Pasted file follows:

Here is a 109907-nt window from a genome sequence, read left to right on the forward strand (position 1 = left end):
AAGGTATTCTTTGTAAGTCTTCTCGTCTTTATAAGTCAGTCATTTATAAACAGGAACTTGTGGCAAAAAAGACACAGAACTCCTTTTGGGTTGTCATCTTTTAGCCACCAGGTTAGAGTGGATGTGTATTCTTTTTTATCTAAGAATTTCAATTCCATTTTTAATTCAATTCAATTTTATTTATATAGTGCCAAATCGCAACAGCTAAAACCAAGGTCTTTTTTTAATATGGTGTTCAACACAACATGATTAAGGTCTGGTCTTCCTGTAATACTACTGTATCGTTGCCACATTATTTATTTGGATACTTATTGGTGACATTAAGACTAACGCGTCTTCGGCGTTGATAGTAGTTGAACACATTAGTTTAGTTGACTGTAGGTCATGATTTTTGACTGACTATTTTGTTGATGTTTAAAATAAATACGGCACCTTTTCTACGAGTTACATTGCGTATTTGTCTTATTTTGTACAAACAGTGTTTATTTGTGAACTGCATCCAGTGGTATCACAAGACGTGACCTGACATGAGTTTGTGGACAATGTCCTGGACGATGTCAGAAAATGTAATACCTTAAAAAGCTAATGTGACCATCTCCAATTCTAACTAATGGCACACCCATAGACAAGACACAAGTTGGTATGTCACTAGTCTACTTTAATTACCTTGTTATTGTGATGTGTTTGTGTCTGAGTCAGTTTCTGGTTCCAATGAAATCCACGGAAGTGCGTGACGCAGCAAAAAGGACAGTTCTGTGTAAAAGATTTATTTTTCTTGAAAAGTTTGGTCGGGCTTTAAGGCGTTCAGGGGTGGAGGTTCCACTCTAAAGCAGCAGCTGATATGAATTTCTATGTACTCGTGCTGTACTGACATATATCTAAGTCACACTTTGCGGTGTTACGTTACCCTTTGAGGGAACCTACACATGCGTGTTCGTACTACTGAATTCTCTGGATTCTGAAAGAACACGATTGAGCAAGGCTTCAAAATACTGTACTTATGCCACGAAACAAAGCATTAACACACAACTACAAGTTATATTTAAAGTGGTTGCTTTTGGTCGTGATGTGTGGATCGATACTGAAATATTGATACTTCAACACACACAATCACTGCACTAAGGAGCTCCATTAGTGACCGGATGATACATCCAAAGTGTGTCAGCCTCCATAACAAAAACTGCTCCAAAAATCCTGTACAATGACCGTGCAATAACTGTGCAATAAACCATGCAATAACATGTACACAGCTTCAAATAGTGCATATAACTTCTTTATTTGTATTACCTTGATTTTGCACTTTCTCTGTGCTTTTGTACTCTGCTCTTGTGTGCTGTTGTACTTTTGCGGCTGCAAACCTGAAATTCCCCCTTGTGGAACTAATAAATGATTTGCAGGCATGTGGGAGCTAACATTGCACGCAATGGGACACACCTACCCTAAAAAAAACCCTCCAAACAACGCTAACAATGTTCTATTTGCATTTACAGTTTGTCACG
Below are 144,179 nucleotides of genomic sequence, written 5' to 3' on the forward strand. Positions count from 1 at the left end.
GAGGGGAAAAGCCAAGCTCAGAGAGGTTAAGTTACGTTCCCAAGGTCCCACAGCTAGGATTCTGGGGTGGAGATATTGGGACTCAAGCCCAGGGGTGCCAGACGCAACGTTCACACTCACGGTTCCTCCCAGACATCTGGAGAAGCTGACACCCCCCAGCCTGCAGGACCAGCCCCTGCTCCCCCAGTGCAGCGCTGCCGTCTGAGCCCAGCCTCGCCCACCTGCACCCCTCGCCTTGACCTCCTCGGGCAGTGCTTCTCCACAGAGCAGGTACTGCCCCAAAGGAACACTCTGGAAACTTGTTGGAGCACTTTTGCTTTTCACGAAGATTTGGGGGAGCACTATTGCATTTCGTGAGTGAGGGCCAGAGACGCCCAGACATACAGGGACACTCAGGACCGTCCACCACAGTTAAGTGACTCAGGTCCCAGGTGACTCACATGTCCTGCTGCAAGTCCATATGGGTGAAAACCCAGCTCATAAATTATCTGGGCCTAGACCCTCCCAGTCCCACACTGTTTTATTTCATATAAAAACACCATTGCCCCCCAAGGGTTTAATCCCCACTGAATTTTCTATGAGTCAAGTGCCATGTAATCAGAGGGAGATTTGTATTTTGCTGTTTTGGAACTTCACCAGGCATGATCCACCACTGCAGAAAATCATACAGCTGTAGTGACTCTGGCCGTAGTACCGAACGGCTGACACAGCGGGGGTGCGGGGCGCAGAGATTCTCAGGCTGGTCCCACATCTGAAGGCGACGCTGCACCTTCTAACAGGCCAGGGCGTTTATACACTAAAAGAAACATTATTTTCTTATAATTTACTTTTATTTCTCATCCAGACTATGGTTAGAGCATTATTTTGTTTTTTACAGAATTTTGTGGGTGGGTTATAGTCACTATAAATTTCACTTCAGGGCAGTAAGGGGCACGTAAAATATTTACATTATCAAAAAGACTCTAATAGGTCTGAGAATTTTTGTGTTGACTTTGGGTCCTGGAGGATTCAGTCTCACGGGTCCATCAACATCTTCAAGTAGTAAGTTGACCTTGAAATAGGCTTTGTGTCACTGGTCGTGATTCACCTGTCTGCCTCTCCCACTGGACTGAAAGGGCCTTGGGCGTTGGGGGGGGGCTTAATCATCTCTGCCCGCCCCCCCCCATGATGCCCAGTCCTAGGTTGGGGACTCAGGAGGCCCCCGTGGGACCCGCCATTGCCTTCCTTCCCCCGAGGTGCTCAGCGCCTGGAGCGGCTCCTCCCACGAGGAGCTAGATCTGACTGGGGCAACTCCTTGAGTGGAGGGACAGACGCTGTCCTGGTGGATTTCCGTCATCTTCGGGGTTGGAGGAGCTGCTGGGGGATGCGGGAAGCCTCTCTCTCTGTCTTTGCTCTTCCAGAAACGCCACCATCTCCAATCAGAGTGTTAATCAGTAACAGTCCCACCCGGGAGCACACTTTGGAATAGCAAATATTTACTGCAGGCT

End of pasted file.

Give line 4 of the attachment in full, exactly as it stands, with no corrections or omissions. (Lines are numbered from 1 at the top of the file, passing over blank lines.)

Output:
GAGGGGAAAAGCCAAGCTCAGAGAGGTTAAGTTACGTTCCCAAGGTCCCACAGCTAGGATTCTGGGGTGGAGATATTGGGACTCAAGCCCAGGGGTGCCAGACGCAACGTTCACACTCACGGTTCCTCCCAGACATCTGGAGAAGCTGACACCCCCCAGCCTGCAGGACCAGCCCCTGCTCCCCCAGTGCAGCGCTGCCGTCTGAGCCCAGCCTCGCCCACCTGCACCCCTCGCCTTGACCTCCTCGGGCAGTGCTTCTCCACAGAGCAGGTACTGCCCCAAAGGAACACTCTGGAAACTTGTTGGAGCACTTTTGCTTTTCACGAAGATTTGGGGGAGCACTATTGCATTTCGTGAGTGAGGGCCAGAGACGCCCAGACATACAGGGACACTCAGGACCGTCCACCACAGTTAAGTGACTCAGGTCCCAGGTGACTCACATGTCCTGCTGCAAGTCCATATGGGTGAAAACCCAGCTCATAAATTATCTGGGCCTAGACCCTCCCAGTCCCACACTGTTTTATTTCATATAAAAACACCATTGCCCCCCAAGGGTTTAATCCCCACTGAATTTTCTATGAGTCAAGTGCCATGTAATCAGAGGGAGATTTGTATTTTGCTGTTTTGGAACTTCACCAGGCATGATCCACCACTGCAGAAAATCATACAGCTGTAGTGACTCTGGCCGTAGTACCGAACGGCTGACACAGCGGGGGTGCGGGGCGCAGAGATTCTCAGGCTGGTCCCACATCTGAAGGCGACGCTGCACCTTCTAACAGGCCAGGGCGTTTATACACTAAAAGAAACATTATTTTCTTATAATTTACTTTTATTTCTCATCCAGACTATGGTTAGAGCATTATTTTGTTTTTTACAGAATTTTGTGGGTGGGTTATAGTCACTATAAATTTCACTTCAGGGCAGTAAGGGGCACGTAAAATATTTACATTATCAAAAAGACTCTAATAGGTCTGAGAATTTTTGTGTTGACTTTGGGTCCTGGAGGATTCAGTCTCACGGGTCCATCAACATCTTCAAGTAGTAAGTTGACCTTGAAATAGGCTTTGTGTCACTGGTCGTGATTCACCTGTCTGCCTCTCCCACTGGACTGAAAGGGCCTTGGGCGTTGGGGGGGGGCTTAATCATCTCTGCCCGCCCCCCCCCATGATGCCCAGTCCTAGGTTGGGGACTCAGGAGGCCCCCGTGGGACCCGCCATTGCCTTCCTTCCCCCGAGGTGCTCAGCGCCTGGAGCGGCTCCTCCCACGAGGAGCTAGATCTGACTGGGGCAACTCCTTGAGTGGAGGGACAGACGCTGTCCTGGTGGATTTCCGTCATCTTCGGGGTTGGAGGAGCTGCTGGGGGATGCGGGAAGCCTCTCTCTCTGTCTTTGCTCTTCCAGAAACGCCACCATCTCCAATCAGAGTGTTAATCAGTAACAGTCCCACCCGGGAGCACACTTTGGAATAGCAAATATTTACTGCAGGCT